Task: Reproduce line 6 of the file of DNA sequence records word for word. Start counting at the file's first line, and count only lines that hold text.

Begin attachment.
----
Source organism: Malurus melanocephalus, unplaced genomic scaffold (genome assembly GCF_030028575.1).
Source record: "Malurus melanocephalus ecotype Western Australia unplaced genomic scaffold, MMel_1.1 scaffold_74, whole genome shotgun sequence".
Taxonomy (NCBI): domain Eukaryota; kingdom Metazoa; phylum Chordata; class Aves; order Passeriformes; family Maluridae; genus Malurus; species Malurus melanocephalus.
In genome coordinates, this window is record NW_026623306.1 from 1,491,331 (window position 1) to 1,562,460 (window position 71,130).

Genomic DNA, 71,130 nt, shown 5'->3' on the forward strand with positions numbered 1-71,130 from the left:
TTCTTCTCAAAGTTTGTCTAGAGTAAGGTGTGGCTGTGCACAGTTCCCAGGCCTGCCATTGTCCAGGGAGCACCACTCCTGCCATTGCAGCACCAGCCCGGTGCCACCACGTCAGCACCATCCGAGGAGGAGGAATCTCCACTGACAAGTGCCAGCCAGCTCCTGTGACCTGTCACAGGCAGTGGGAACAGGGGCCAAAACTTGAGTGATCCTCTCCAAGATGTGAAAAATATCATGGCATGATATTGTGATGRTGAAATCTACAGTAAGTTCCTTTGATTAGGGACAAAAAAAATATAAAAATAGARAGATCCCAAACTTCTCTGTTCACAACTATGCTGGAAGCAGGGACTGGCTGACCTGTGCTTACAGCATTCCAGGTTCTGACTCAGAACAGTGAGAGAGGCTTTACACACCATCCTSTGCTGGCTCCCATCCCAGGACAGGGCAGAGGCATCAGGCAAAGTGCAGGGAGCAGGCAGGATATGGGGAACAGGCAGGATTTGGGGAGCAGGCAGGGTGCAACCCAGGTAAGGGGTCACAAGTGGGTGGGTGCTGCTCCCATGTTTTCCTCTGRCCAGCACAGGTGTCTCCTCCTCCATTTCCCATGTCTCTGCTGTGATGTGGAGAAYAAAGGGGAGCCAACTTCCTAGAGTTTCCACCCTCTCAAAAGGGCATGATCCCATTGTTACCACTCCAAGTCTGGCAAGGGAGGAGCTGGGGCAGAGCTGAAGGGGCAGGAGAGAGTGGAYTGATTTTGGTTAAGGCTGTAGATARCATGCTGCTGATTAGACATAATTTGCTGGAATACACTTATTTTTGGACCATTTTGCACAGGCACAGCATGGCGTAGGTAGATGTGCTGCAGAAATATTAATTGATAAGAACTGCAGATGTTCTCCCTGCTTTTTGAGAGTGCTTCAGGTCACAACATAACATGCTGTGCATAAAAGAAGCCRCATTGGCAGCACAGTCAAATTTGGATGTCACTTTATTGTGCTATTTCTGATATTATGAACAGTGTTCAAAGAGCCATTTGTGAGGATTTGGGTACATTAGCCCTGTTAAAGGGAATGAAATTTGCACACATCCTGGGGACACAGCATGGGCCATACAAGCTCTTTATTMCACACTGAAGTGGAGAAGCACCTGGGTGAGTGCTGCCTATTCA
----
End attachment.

TTCTTCTCAAAGTTTGTCTAGAGTAAGGTGTGGCTGTGCACAGTTCCCAGGCCTGCCATTGTCCAGGGAGCACCACTCCTGCCATTGCAGCACCAGCCCGGTGCCACCACGTCAGCACCATCCGAGGAGGAGGAATCTCCACTGACAAGTGCCAGCCAGCTCCTGTGACCTGTCACAGGCAGTGGGAACAGGGGCCAAAACTTGAGTGATCCTCTCCAAGATGTGAAAAATATCATGGCATGATATTGTGATGRTGAAATCTACAGTAAGTTCCTTTGATTAGGGACAAAAAAAATATAAAAATAGARAGATCCCAAACTTCTCTGTTCACAACTATGCTGGAAGCAGGGACTGGCTGACCTGTGCTTACAGCATTCCAGGTTCTGACTCAGAACAGTGAGAGAGGCTTTACACACCATCCTSTGCTGGCTCCCATCCCAGGACAGGGCAGAGGCATCAGGCAAAGTGCAGGGAGCAGGCAGGATATGGGGAACAGGCAGGATTTGGGGAGCAGGCAGGGTGCAACCCAGGTAAGGGGTCACAAGTGGGTGGGTGCTGCTCCCATGTTTTCCTCTGRCCAGCACAGGTGTCTCCTCCTCCATTTCCCATGTCTCTGCTGTGATGTGGAGAAYAAAGGGGAGCCAACTTCCTAGAGTTTCCACCCTCTCAAAAGGGCATGATCCCATTGTTACCACTCCAAGTCTGGCAAGGGAGGAGCTGGGGCAGAGCTGAAGGGGCAGGAGAGAGTGGAYTGATTTTGGTTAAGGCTGTAGATARCATGCTGCTGATTAGACATAATTTGCTGGAATACACTTATTTTTGGACCATTTTGCACAGGCACAGCATGGCGTAGGTAGATGTGCTGCAGAAATATTAATTGATAAGAACTGCAGATGTTCTCCCTGCTTTTTGAGAGTGCTTCAGGTCACAACATAACATGCTGTGCATAAAAGAAGCCRCATTGGCAGCACAGTCAAATTTGGATGTCACTTTATTGTGCTATTTCTGATATTATGAACAGTGTTCAAAGAGCCATTTGTGAGGATTTGGGTACATTAGCCCTGTTAAAGGGAATGAAATTTGCACACATCCTGGGGACACAGCATGGGCCATACAAGCTCTTTATTMCACACTGAAGTGGAGAAGCACCTGGGTGAGTGCTGCCTATTCA